The new tax laws that went into effect at the start of 2018 are making many paychecks a little larger and many people a little happier. The last thing we want, though, is to have this positivity take a turn at the end of the year. One thing many don’t know, or maybe aren’t thinking about yet, is how the decreased deductions and exemptions may impact your tax bill come April. It may turn out that you have a larger tax bill than in previous years despite lower tax rates. In this spirit, we took stock of some of the key points of the new tax law, so you won’t be caught off guard in a few months.
What we know for this year.
Changes to Individual Taxes
Tax Brackets – There will still be 7 tax brackets.
Top Tax Rate -For individuals is reduced from 39.6% to 37%.
Personal Exemptions – Drop from $4,050 per exemption, i.e. yourself and your dependent children, to $0.
Standard Deduction – Increase from $12,700 (Married Filing Joint, “MFJ”) to $24,000 MFJ; $6,350 (Single, “SGL”) to $12,000 SGL; $9,350 (Head of Household, “HOH”) to $18,000 HOH.
Child Tax Credit – Increased from $1,000 to $2,000 (for children under age 17).
Investments – Capital gains rates, the ability to choose which lots of investments are sold and net investment income tax will all remain as they are.
Education Funding – Student loan interest deductions up to $2,500 will remain; Tuition deduction of up to $4,000 will be retained; and American Opportunity Tax will remain at the maximum of $2,500 for 4 years (this cannot be used in combination with the tuition deduction).
529 Plans – In 2018, will be able to be used for education costs from elementary education through college rather than just college, as it is currently.
Changes to Itemized Deductions
State and Local Taxes – Currently both state and local taxes are deductible. Starting this year, these will be limited to a combined $10,000 in 2018, including property taxes and state and local income taxes.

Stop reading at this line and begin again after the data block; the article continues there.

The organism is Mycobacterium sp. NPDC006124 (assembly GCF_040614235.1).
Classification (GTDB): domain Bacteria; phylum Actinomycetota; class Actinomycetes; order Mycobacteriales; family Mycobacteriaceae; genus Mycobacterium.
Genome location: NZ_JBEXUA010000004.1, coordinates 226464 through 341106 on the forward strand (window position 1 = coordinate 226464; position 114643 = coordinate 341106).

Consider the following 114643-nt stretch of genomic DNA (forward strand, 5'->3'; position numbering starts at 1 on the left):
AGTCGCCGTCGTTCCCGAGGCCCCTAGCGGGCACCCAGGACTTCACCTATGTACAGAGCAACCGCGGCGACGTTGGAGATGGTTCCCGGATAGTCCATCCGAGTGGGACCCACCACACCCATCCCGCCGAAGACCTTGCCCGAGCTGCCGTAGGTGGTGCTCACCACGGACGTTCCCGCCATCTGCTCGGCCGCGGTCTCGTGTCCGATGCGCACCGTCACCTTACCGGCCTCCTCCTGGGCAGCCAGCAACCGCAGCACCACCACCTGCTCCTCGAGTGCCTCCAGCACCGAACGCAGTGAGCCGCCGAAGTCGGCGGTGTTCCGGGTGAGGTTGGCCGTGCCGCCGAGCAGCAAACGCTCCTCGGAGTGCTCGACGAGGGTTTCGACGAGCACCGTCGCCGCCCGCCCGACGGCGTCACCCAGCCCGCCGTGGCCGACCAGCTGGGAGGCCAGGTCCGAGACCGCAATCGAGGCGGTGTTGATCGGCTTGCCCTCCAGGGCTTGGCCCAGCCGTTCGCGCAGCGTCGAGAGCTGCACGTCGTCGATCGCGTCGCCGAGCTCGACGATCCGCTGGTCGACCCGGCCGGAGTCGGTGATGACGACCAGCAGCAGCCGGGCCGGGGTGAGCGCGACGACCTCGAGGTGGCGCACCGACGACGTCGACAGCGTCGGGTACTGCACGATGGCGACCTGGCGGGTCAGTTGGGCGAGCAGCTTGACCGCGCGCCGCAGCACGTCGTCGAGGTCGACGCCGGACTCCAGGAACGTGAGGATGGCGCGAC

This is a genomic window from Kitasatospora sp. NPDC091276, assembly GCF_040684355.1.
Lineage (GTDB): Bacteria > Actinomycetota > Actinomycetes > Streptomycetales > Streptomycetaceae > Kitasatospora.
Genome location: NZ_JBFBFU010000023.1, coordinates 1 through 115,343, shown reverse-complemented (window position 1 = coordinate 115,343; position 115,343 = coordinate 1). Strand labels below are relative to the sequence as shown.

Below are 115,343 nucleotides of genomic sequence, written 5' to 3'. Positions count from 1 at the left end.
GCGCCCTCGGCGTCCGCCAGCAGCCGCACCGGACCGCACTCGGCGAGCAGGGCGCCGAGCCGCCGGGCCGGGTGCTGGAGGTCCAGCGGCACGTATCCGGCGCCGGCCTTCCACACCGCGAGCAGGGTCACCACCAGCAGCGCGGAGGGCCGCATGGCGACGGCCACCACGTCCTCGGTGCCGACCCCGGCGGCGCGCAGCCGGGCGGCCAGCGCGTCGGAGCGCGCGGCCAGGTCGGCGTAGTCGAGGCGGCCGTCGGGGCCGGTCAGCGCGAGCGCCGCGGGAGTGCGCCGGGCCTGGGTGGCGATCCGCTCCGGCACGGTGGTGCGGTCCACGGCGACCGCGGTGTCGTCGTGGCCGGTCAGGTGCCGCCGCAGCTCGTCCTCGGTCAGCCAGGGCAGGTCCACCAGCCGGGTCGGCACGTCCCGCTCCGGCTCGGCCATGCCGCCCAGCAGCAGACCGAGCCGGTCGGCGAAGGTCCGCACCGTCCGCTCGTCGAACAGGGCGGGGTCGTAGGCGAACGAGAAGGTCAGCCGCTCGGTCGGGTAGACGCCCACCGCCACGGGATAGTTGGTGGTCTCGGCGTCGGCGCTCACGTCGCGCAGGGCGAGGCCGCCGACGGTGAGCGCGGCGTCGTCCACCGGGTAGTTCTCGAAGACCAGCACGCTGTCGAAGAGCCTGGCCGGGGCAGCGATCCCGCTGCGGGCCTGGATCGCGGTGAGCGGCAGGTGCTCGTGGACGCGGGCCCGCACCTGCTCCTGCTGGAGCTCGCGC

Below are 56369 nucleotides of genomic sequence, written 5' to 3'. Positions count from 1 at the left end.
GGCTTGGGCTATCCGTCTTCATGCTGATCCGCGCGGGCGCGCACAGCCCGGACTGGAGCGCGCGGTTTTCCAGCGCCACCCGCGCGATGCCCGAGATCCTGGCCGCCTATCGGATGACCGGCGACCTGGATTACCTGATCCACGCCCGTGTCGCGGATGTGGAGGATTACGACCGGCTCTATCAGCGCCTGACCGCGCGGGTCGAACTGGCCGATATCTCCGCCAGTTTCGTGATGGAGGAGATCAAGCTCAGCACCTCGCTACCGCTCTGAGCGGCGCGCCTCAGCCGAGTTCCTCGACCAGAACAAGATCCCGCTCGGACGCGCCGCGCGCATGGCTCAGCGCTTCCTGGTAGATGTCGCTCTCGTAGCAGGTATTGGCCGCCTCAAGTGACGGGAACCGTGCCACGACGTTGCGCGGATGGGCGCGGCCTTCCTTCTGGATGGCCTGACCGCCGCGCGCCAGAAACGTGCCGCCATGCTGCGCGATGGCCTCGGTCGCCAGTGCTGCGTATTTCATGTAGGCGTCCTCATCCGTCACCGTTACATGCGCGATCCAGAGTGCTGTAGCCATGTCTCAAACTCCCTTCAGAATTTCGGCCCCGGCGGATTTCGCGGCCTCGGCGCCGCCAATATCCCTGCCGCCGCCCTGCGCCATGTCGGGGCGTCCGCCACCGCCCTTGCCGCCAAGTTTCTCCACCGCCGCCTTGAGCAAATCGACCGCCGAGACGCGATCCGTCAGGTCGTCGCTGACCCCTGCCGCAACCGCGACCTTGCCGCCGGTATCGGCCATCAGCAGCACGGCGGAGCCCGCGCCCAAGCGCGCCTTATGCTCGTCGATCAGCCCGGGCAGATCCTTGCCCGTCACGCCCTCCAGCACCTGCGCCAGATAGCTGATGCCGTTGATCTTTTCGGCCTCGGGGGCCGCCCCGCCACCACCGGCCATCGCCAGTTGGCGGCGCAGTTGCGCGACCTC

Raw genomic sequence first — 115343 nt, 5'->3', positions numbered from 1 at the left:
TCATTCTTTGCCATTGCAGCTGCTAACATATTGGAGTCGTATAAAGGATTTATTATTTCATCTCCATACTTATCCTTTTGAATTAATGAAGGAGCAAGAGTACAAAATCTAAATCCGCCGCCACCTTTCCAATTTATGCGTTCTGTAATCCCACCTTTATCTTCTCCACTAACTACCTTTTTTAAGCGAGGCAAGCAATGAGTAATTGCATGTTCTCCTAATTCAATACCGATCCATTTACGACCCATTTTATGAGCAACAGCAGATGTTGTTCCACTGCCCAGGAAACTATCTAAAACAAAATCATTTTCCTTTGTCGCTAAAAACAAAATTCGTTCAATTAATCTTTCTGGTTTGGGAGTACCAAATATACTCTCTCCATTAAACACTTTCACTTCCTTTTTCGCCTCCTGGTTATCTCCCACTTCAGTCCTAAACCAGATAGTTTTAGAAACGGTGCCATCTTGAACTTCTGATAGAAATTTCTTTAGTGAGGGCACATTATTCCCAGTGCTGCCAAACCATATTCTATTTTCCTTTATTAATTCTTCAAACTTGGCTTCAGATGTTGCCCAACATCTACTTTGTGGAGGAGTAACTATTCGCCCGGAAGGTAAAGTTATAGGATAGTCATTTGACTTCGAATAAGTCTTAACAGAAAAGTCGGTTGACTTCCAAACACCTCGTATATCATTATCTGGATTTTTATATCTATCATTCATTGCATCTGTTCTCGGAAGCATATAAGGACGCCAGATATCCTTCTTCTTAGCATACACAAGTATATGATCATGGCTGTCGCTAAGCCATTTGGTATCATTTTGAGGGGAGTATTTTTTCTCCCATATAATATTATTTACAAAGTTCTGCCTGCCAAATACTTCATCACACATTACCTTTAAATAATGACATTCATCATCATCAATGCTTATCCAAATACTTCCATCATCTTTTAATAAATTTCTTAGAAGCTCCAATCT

Mortgage Interest Deduction – Currently, up to a $1,000,000 in loans which can be up to 2 homes. This will be changed to up to $750,000 in loans which can be on up to 2 homes.
Home Equity line of Credit Interest Deduction– Currently, interest on a home equity line of credit up to $100,000 is deductible under Mortgage Interest Deductions. This will be eliminated in 2018.
Medical Deduction – Currently amounts greater than 10% of Adjusted Gross Income (“AGI”), are deductible, in 2018 it will be amounts greater than 7.5% of AGI.
Charitable Deductions – Currently up to 50% of AGI, will increase to 60% of AGI in 2018.
Miscellaneous Deductions – Currently the greater than 2% of AGI are deductible. These will be eliminated in 2018. (These include unreimbursed employee expenses, tax preparation fees, investment expenses, trust fees)
Casualty and Theft Losses – Currently, amounts greater than $100 and 10% of AGI. This will be eliminated in 2018.
What will change in the longer term.
We don’t know what additional changes will come up at the close of 2018. Some of the above itemized deduction changes may shift again, or perhaps there will be more new shifts to individual taxes. We do anticipate a change in regards to alimony. Currently, alimony paid is deductible for the payor, and alimony received is included in income for the recipient. For divorces occurring in 2019 and beyond, this will be repealed. (Divorces having occurred previously will retain these income modifications.)
We will keep you up-to-date as new information is published in the coming months.
What you can do to help yourself.
Take some time to read about the new laws, and consult with an accountant to help determine how the changes will impact you. The IRS has created a wonderful, user-friendly withholding calculator that we are recommending to all our clients and friends! Find it here: https://apps.irs.gov/app/withholdingcalculator/
If you have additional questions or would like to talk about the tax reform, call our offices at 651-294-0013.